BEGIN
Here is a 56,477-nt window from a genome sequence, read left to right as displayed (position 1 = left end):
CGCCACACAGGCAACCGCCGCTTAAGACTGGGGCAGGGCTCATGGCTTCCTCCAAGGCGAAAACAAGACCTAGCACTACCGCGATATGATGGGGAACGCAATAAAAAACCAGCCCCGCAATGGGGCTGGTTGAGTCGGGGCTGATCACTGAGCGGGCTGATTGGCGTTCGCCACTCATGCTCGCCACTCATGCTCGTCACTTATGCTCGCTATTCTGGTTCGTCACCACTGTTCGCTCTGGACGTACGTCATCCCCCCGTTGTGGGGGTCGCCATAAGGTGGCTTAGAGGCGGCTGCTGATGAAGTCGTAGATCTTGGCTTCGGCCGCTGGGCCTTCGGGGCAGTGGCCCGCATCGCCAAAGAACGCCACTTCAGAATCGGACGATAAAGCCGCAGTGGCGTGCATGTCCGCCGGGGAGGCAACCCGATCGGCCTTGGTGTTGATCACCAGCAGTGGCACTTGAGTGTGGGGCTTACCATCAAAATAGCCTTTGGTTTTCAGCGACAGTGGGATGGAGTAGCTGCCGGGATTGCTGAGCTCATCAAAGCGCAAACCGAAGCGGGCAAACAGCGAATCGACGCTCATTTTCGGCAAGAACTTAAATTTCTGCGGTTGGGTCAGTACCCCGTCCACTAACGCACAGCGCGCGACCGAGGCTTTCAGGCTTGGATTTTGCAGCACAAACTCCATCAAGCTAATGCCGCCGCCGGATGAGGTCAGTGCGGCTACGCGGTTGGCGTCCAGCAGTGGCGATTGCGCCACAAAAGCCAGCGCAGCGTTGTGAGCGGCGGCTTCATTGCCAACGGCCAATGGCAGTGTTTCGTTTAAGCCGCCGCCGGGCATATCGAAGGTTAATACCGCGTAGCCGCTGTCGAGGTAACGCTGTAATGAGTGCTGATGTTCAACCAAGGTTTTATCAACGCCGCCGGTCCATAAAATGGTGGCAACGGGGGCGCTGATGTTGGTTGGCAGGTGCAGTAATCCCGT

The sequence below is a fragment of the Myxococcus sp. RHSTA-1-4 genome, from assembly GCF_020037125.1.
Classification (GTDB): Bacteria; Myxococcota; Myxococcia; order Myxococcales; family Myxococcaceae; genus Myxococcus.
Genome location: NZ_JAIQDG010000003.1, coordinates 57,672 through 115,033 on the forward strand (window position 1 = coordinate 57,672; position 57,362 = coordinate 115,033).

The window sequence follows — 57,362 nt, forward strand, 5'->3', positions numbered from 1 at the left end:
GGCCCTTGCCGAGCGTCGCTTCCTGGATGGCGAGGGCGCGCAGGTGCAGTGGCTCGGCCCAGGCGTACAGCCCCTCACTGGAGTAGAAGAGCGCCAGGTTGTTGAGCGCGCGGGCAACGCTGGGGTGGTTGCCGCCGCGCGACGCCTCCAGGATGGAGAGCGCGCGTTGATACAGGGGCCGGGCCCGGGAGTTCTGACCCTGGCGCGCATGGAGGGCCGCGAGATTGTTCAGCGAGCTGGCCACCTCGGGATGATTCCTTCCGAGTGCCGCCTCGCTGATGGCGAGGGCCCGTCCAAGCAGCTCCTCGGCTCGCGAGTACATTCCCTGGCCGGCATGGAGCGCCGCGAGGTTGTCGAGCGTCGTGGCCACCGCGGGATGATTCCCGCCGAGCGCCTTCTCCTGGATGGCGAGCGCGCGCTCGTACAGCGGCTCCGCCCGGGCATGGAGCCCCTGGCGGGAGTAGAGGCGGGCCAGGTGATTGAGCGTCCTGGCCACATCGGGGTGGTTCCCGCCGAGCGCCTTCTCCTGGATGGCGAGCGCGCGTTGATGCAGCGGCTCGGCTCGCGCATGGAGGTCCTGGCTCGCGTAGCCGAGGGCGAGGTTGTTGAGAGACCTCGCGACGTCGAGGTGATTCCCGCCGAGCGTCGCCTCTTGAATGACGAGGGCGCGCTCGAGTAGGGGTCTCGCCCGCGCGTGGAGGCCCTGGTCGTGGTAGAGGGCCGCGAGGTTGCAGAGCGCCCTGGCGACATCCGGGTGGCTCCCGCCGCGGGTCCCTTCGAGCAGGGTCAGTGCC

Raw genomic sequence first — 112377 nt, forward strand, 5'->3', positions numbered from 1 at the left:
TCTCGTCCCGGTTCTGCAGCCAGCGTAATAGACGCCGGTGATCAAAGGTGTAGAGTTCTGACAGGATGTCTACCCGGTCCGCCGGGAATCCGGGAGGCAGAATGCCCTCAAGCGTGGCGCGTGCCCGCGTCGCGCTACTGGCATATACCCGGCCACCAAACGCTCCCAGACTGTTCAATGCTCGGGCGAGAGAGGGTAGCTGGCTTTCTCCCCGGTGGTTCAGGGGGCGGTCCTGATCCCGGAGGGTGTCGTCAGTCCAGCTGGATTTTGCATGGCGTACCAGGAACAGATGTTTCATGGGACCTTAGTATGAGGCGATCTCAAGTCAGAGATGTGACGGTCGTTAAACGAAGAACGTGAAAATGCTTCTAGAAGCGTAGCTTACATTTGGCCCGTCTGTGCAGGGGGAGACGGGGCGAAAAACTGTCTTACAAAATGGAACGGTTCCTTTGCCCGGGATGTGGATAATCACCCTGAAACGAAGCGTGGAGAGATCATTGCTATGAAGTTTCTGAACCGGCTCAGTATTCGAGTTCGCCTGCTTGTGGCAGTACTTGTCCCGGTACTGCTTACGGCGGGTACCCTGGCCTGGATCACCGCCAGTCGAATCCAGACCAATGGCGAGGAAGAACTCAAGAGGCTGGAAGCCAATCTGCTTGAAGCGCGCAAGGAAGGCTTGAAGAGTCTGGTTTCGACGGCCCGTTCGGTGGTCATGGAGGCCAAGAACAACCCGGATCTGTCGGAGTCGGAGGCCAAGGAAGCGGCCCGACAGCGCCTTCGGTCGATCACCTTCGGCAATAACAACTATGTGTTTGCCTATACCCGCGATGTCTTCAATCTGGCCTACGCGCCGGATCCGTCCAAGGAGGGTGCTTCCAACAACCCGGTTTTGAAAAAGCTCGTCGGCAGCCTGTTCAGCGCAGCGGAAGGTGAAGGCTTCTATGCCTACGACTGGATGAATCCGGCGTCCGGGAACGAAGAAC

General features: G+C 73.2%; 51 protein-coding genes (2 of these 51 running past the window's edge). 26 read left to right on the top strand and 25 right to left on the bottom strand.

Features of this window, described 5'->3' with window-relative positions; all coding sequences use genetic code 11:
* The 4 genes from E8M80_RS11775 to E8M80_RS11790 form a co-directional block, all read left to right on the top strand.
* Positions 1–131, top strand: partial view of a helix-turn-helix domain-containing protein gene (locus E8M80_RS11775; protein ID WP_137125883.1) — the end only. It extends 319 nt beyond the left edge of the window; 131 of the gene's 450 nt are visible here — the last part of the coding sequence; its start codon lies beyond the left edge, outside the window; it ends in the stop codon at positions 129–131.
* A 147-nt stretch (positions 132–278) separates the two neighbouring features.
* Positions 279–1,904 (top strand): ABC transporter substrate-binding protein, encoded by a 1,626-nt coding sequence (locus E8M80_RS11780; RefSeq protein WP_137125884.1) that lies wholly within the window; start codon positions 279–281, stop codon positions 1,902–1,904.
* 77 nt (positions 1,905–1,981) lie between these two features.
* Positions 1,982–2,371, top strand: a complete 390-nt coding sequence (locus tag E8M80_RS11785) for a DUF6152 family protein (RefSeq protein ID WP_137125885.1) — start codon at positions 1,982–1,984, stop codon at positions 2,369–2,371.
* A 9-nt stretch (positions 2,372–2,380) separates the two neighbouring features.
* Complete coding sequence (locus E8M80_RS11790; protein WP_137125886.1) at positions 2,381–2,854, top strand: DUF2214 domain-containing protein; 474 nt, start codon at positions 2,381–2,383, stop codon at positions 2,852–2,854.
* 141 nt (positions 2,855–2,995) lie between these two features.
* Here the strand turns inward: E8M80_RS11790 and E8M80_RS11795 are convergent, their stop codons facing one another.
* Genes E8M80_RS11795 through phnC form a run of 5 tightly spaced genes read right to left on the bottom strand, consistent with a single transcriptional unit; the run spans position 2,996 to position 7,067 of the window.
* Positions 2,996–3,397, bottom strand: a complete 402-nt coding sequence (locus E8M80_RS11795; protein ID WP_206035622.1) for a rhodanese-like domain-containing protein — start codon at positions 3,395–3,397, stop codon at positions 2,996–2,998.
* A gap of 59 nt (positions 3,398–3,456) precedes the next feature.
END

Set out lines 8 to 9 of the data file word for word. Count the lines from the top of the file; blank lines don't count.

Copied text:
Raw genomic sequence first — 112377 nt, forward strand, 5'->3', positions numbered from 1 at the left:
TCTCGTCCCGGTTCTGCAGCCAGCGTAATAGACGCCGGTGATCAAAGGTGTAGAGTTCTGACAGGATGTCTACCCGGTCCGCCGGGAATCCGGGAGGCAGAATGCCCTCAAGCGTGGCGCGTGCCCGCGTCGCGCTACTGGCATATACCCGGCCACCAAACGCTCCCAGACTGTTCAATGCTCGGGCGAGAGAGGGTAGCTGGCTTTCTCCCCGGTGGTTCAGGGGGCGGTCCTGATCCCGGAGGGTGTCGTCAGTCCAGCTGGATTTTGCATGGCGTACCAGGAACAGATGTTTCATGGGACCTTAGTATGAGGCGATCTCAAGTCAGAGATGTGACGGTCGTTAAACGAAGAACGTGAAAATGCTTCTAGAAGCGTAGCTTACATTTGGCCCGTCTGTGCAGGGGGAGACGGGGCGAAAAACTGTCTTACAAAATGGAACGGTTCCTTTGCCCGGGATGTGGATAATCACCCTGAAACGAAGCGTGGAGAGATCATTGCTATGAAGTTTCTGAACCGGCTCAGTATTCGAGTTCGCCTGCTTGTGGCAGTACTTGTCCCGGTACTGCTTACGGCGGGTACCCTGGCCTGGATCACCGCCAGTCGAATCCAGACCAATGGCGAGGAAGAACTCAAGAGGCTGGAAGCCAATCTGCTTGAAGCGCGCAAGGAAGGCTTGAAGAGTCTGGTTTCGACGGCCCGTTCGGTGGTCATGGAGGCCAAGAACAACCCGGATCTGTCGGAGTCGGAGGCCAAGGAAGCGGCCCGACAGCGCCTTCGGTCGATCACCTTCGGCAATAACAACTATGTGTTTGCCTATACCCGCGATGTCTTCAATCTGGCCTACGCGCCGGATCCGTCCAAGGAGGGTGCTTCCAACAACCCGGTTTTGAAAAAGCTCGTCGGCAGCCTGTTCAGCGCAGCGGAAGGTGAAGGCTTCTATGCCTACGACTGGATGAATCCGGCGTCCGGGAACGAAGAAC